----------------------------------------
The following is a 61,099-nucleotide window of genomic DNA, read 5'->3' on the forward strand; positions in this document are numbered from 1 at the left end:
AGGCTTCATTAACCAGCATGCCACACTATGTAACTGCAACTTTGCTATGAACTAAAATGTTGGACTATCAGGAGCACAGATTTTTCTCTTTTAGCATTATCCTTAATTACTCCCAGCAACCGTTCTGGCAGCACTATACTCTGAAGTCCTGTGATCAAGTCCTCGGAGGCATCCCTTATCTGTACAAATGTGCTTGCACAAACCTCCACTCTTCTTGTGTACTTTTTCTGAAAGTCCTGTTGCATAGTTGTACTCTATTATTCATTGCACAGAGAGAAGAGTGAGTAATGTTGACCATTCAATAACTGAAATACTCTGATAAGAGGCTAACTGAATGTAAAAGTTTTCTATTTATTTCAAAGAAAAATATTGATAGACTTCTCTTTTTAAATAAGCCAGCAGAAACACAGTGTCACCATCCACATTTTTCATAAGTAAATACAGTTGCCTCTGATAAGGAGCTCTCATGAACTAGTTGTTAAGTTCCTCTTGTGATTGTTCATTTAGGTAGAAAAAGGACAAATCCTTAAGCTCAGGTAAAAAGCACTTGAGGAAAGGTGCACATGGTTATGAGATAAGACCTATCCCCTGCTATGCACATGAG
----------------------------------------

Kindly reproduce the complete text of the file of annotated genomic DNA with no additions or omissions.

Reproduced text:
The following is a 61,099-nucleotide window of genomic DNA, read 5'->3' on the forward strand; positions in this document are numbered from 1 at the left end:
AGGCTTCATTAACCAGCATGCCACACTATGTAACTGCAACTTTGCTATGAACTAAAATGTTGGACTATCAGGAGCACAGATTTTTCTCTTTTAGCATTATCCTTAATTACTCCCAGCAACCGTTCTGGCAGCACTATACTCTGAAGTCCTGTGATCAAGTCCTCGGAGGCATCCCTTATCTGTACAAATGTGCTTGCACAAACCTCCACTCTTCTTGTGTACTTTTTCTGAAAGTCCTGTTGCATAGTTGTACTCTATTATTCATTGCACAGAGAGAAGAGTGAGTAATGTTGACCATTCAATAACTGAAATACTCTGATAAGAGGCTAACTGAATGTAAAAGTTTTCTATTTATTTCAAAGAAAAATATTGATAGACTTCTCTTTTTAAATAAGCCAGCAGAAACACAGTGTCACCATCCACATTTTTCATAAGTAAATACAGTTGCCTCTGATAAGGAGCTCTCATGAACTAGTTGTTAAGTTCCTCTTGTGATTGTTCATTTAGGTAGAAAAAGGACAAATCCTTAAGCTCAGGTAAAAAGCACTTGAGGAAAGGTGCACATGGTTATGAGATAAGACCTATCCCCTGCTATGCACATGAG